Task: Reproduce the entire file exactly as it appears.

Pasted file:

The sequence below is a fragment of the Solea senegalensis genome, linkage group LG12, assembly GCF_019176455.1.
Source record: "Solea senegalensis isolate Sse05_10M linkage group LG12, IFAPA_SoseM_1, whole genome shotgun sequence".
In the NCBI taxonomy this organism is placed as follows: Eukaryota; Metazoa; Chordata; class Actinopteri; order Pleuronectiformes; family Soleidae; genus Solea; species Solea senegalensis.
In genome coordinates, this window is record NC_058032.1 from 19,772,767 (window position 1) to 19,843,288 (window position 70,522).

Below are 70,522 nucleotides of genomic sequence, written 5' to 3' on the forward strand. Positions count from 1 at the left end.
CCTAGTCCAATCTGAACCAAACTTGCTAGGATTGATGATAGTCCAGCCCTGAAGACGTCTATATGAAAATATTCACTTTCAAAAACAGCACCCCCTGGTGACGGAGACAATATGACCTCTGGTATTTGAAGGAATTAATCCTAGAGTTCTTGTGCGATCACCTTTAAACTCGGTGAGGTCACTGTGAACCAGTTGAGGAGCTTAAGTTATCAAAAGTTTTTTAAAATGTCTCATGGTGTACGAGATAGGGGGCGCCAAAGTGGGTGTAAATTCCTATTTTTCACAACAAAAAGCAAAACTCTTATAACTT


The sequence below is a fragment of the Solea senegalensis genome, linkage group LG12, assembly GCF_019176455.1.
Source record: "Solea senegalensis isolate Sse05_10M linkage group LG12, IFAPA_SoseM_1, whole genome shotgun sequence".
In the NCBI taxonomy this organism is placed as follows: Eukaryota; Metazoa; Chordata; class Actinopteri; order Pleuronectiformes; family Soleidae; genus Solea; species Solea senegalensis.
In genome coordinates, this window is record NC_058032.1 from 19,772,767 (window position 1) to 19,843,288 (window position 70,522).

Below are 70,522 nucleotides of genomic sequence, written 5' to 3' on the forward strand. Positions count from 1 at the left end.
CCTAGTCCAATCTGAACCAAACTTGCTAGGATTGATGATAGTCCAGCCCTGAAGACGTCTATATGAAAATATTCACTTTCAAAAACAGCACCCCCTGGTGACGGAGACAATATGACCTCTGGTATTTGAAGGAATTAATCCTAGAGTTCTTGTGCGATCACCTTTAAACTCGGTGAGGTCACTGTGAACCAGTTGAGGAGCTTAAGTTATCAAAAGTTTTTTAAAATGTCTCATGGTGTACGAGATAGGGGGCGCCAAAGTGGGTGTAAATTCCTATTTTTCACAACAAAAAGCAAAACTCTTATAACTT